Just came back from a special showing with a few of my sons of the movie First Man, the emotional movie about Neil Armstrong and the story leading up to the Apollo 11 moon landing. Great insights into the common struggles which these incredibly courageous men endured as they prepped for their uncommon missions. It utterly transformed these heroes from a mere one dimensional caricature of three guys smiling and posing with their moon suits on (as I’m sure we all remember growing up and seeing the iconic images) into real men with real families dealing with real challenges in impossible scenarios.

You’ll love it due to all the tech and innovations and trial and error as they slowly move the achievement needle closer to the red zone of mission comfort into (sorry, spoiler alert!) ultimately the glory of the final launch.

As for me, this makes me consider as a sales professional of how many of us who claim to be in our profession would have the patience, the fortitude, and the desire for measurement of even the most minute details of our business in order to slowly become better and better? How many of us as sales professionals want instead to find short-cut ways to warp directly and effortlessly to the final and timeless portrait of us as a sales professional posing victoriously with our team? Instead of course, doing the right thing and falling in love with working the equations and doing all the correct steps to decipher the optimum formula for all of the multiple processes leading to sales success? We may indeed trip over the correct solution to an ideal sales process once in a while but we rob ourselves of knowing the ultimate legacy is securing a replicable formula for not only you, but for many more missions and sales professionals who come after you.

As an amateur “sales tourist” for much of my early career, I like to think in terms of alternative universes. Such as, what if I never was blessed with a mentor like Jamie Glasswho never exposed me to the true masters of our sales craft; the giants like Earl Nightingale, Uncle Zig, Dale Carnegie, Jim Rohn, Denis Waitley, Brian Tracy, Tony Robbins, and Chip Eichelberger. Where would I be today?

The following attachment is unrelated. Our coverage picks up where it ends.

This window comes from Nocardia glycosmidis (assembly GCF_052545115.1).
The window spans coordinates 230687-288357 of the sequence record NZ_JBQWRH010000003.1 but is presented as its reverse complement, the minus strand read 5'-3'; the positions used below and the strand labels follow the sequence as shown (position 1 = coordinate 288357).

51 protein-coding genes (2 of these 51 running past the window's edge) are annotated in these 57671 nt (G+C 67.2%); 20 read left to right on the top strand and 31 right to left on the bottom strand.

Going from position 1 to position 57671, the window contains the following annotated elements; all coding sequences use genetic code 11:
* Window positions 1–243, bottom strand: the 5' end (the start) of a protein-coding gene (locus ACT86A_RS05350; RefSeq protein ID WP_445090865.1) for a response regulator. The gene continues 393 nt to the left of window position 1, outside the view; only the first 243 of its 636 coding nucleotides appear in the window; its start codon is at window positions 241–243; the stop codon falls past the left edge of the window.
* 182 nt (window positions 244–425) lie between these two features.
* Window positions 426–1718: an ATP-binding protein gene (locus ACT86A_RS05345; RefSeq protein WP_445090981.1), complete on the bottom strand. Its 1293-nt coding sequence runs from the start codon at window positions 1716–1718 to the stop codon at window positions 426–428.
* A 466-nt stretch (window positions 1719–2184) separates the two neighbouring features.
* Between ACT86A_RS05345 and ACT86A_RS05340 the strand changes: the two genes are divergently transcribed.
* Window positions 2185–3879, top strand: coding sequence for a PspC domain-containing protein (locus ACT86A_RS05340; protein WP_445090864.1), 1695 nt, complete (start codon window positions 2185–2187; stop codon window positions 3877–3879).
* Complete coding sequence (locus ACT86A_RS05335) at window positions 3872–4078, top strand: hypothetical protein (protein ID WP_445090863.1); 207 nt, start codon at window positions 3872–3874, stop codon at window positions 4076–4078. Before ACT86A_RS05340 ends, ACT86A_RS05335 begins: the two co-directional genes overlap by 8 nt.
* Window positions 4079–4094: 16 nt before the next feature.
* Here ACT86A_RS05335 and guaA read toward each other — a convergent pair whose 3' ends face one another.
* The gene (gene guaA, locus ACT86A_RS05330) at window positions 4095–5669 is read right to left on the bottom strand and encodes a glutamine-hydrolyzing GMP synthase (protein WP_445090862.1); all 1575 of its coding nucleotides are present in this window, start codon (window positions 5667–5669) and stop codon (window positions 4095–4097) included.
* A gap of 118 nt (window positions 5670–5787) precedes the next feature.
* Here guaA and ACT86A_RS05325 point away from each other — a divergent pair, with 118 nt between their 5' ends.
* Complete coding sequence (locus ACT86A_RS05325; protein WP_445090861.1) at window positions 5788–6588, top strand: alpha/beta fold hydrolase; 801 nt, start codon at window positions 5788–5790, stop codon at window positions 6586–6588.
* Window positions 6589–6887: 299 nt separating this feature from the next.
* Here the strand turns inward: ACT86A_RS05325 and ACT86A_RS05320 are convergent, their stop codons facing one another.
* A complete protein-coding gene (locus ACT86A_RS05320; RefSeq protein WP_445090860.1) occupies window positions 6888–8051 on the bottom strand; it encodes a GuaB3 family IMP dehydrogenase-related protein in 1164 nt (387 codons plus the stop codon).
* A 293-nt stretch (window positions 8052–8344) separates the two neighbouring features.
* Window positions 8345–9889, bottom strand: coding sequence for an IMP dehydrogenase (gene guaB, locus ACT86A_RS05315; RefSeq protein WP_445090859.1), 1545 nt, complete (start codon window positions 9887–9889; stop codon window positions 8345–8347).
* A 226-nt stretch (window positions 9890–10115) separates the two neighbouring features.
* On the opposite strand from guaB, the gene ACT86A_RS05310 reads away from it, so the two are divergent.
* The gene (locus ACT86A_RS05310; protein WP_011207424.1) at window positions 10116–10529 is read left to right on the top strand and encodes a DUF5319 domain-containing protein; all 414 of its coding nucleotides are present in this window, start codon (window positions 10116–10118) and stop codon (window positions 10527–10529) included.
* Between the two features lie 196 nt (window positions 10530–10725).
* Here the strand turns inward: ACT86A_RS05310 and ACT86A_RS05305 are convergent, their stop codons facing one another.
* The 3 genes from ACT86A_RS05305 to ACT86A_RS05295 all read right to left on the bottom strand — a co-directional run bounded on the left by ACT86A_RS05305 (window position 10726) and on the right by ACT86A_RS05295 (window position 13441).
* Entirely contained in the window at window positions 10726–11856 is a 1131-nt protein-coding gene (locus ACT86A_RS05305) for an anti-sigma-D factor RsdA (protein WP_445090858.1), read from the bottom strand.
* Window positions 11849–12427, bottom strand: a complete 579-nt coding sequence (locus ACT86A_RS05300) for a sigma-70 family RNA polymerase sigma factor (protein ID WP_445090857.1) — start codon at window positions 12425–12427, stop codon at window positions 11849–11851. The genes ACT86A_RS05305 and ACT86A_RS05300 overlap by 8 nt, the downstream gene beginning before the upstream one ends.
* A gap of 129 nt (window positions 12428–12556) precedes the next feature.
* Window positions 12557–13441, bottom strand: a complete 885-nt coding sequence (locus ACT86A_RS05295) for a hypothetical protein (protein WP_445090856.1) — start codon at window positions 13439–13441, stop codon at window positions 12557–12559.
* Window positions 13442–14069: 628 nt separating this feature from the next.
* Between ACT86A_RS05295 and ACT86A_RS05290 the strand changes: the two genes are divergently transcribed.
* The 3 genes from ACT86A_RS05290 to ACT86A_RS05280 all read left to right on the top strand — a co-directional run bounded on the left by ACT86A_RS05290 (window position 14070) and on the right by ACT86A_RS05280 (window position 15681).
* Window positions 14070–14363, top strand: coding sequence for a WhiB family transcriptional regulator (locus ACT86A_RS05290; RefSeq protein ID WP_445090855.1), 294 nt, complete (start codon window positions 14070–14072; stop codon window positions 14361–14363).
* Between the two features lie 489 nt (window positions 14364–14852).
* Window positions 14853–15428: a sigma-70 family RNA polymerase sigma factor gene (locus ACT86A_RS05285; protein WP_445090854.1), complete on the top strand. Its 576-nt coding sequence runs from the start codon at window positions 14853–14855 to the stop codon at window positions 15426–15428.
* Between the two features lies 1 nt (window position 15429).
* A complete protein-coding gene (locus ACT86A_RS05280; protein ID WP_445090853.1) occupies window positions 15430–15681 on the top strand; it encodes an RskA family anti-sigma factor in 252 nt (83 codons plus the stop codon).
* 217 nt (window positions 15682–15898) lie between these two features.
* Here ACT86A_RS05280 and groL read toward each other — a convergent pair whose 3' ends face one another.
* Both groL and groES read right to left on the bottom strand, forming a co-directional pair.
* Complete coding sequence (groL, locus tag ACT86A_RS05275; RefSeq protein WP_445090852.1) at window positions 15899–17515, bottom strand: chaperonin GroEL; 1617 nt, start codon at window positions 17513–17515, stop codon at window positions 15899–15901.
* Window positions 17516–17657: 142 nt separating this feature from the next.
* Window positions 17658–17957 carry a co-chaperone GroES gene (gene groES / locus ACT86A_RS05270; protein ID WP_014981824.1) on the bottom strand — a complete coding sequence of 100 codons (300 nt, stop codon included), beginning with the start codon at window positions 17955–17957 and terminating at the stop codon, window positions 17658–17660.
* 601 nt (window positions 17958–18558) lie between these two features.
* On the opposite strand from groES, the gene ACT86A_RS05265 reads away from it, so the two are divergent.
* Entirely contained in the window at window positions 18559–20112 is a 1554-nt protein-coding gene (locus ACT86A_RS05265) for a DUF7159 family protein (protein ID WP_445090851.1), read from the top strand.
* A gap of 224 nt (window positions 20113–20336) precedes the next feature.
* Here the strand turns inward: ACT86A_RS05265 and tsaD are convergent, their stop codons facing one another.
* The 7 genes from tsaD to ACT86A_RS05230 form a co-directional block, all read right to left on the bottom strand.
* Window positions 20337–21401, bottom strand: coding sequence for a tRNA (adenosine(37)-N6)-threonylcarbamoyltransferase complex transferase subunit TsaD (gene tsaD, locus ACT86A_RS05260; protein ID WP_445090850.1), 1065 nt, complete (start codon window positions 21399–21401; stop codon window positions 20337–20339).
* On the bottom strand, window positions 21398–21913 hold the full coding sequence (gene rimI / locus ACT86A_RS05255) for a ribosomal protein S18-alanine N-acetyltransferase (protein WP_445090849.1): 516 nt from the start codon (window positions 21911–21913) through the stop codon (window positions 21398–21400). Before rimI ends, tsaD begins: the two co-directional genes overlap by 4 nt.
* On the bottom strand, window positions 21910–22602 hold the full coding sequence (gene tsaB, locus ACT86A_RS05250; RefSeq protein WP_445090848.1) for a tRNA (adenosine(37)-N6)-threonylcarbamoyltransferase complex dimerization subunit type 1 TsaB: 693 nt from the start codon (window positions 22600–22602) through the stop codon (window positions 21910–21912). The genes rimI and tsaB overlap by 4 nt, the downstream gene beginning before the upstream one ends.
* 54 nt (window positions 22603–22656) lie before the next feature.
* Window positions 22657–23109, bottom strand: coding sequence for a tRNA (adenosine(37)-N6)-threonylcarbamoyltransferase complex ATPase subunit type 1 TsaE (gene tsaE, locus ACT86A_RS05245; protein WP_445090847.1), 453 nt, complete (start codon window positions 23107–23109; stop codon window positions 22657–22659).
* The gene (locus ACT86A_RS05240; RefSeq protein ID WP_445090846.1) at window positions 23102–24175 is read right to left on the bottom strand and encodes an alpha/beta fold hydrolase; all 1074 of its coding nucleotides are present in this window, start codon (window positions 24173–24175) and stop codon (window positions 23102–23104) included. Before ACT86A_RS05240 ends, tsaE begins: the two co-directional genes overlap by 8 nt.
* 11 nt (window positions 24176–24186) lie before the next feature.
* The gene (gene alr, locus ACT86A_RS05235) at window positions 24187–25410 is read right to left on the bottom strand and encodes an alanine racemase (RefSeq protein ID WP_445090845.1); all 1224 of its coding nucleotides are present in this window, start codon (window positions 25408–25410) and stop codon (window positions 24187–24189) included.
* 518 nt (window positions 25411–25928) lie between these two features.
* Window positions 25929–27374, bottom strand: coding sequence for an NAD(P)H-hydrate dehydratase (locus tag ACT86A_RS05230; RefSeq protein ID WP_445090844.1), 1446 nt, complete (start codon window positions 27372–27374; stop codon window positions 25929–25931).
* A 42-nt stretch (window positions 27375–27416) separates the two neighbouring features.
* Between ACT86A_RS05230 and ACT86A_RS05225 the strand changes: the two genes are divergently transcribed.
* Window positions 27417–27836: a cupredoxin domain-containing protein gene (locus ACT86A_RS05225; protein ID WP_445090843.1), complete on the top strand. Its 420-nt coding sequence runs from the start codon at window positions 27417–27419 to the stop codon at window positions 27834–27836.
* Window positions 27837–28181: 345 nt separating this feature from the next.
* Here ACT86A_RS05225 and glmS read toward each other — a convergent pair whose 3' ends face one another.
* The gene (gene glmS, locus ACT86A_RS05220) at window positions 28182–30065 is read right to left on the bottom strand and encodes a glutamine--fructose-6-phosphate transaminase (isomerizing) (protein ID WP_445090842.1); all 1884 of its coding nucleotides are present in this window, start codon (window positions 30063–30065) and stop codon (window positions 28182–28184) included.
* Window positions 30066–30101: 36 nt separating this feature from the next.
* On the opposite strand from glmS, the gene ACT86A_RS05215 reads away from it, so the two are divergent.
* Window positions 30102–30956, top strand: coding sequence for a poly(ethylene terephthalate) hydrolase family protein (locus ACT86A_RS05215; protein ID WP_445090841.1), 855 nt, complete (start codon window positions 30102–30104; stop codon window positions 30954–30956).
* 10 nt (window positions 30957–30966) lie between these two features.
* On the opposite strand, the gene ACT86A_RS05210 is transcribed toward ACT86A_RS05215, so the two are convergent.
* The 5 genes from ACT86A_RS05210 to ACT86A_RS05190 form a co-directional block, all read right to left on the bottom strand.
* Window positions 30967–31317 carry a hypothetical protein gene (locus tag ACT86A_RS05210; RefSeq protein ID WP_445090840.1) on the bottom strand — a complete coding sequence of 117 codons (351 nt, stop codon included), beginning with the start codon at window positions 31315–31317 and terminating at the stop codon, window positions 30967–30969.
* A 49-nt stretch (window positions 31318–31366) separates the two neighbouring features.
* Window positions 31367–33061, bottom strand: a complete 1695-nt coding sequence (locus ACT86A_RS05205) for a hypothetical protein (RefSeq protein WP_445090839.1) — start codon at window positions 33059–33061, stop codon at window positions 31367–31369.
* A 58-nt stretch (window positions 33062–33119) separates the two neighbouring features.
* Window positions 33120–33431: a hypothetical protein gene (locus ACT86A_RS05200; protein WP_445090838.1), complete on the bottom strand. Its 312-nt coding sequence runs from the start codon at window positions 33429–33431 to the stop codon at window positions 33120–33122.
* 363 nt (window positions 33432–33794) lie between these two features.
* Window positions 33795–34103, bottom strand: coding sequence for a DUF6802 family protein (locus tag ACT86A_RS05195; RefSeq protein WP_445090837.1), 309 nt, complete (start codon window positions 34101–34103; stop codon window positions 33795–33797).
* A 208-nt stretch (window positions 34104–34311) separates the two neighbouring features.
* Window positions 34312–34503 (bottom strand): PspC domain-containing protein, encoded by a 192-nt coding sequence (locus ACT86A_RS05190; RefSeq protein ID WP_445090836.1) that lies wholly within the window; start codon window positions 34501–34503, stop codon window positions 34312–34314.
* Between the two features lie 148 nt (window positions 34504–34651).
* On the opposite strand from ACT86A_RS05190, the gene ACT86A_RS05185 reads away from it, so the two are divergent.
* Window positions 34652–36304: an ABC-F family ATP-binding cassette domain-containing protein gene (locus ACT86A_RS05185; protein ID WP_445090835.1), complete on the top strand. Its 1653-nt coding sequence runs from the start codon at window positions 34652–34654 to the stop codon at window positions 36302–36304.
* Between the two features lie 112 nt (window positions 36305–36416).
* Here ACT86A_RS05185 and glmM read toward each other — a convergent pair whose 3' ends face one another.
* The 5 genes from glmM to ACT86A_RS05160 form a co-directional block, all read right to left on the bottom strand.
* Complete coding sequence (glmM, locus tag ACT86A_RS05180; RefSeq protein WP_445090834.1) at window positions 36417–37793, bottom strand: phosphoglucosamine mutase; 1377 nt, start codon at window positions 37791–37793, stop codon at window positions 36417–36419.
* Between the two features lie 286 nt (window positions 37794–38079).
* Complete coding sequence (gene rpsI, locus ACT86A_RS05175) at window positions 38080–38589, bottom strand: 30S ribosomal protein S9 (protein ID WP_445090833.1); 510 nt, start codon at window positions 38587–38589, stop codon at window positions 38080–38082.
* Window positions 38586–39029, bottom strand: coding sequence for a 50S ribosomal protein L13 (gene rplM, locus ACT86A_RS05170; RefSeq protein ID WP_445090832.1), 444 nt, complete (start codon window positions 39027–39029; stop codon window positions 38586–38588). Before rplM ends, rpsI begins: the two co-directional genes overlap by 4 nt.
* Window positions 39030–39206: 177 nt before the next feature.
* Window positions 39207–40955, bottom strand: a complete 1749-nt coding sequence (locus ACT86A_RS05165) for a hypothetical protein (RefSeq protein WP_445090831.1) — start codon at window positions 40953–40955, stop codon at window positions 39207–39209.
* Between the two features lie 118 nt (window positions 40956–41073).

I’d probably be drifting from sales gig to sales gig blaming my (most recent) manager. Blaming my leads. Blaming marketing. Blaming my comp plan. Even blaming the Packers for my bad mood.

(I still have been known to do that last one on occasion).

I would be expending valuable energy and mindshare on external factors vs searching for a formula that would make me and my teams more successful.

In short, I was a damn good sales tourist.

Best in Maricopa county I would bet.

And I was also light years from being a real professional in our craft.

In fact, if typical sales tourists like me led the early Gemini and Apollo missions, would we have even reached the outer boundaries of the atmosphere let alone simple orbit or the moon? If typical sales tourists were in leadership at NASA, how many times would the same unsuccessful test flight happen over and over again with the collective hope amongst us that the rules of gravity would somehow change for the next mission? If typical sales tourists were in charge Cape Canaveral how many times would our collective blame fall on the incredibly finicky laws of thermodynamics as the reason why the rocket fuel never combusted and the payload vehicle never launched? If typical sales tourists like me were in charge of the space program, how often would the outcome of any rare successful test we stumbled upon be followed immediately by a vacation until the next quarter’s “deadline” instead of continuing to work through until the project is complete?

So what can we learn in our sales profession from the vast tests, calculations, and missions leading up to a successful moon landing that occurred almost 50 years ago? As I uncovered (many years later than I should have, candidly), to be a true sales professional who wishes to achieve your own moon shot, you simply don’t have a prayer of consistent success unless you track your progress, you deconstruct what a successful pitch looks really like, and you ultimately obey and understand the laws of (sales) physics and (relationship) thermodynamics.

That’s what we do at www.PitchAnything.com.

Like the iron clad principles of aerodynamics which must be adhered to carefully or disaster will surely strike, so too is it with the laws of neuroeconomics. Neuroeconomics combines neuroscience, economics, and psychology to study how people make decisions. It looks at the role of the brain when we evaluate decisions, categorize risks and rewards, and interact with each other. Like a fine tuned blend of rocket fuel, and powered with the development of a unified algorithm for pitching, our team and techniques help ambitious sales professionals and their determined teams perform through our modern and innovative online sales toolset.

Hopefully, this also makes you think of identifying your own moonshot for your career.

And for your team.

And for your company.

What is it and what does it look like? How badly do you want it? Badly enough to forego an occasional vacation or to regularly work on the weekend? Is it a noble cause? Is it a mere monetary target? Is it a title chase (Director? VP? Founder? CEO?)? Is it a universe-denting product adoption target?

I do know this from my own experience: If you do not define and set your own “moon shot” as a target for yourself, someone will gladly step in and shackle you with one of theirs.

Just be sure you can live with that.

However, if you do set one for yourself, I believe taking one small step through diligent effort and methodical advancement of trackable progress you may yet yield the giant leap and breakthrough that changes lives for the great folks in our profession, let alone for all mankind.

See you at the top!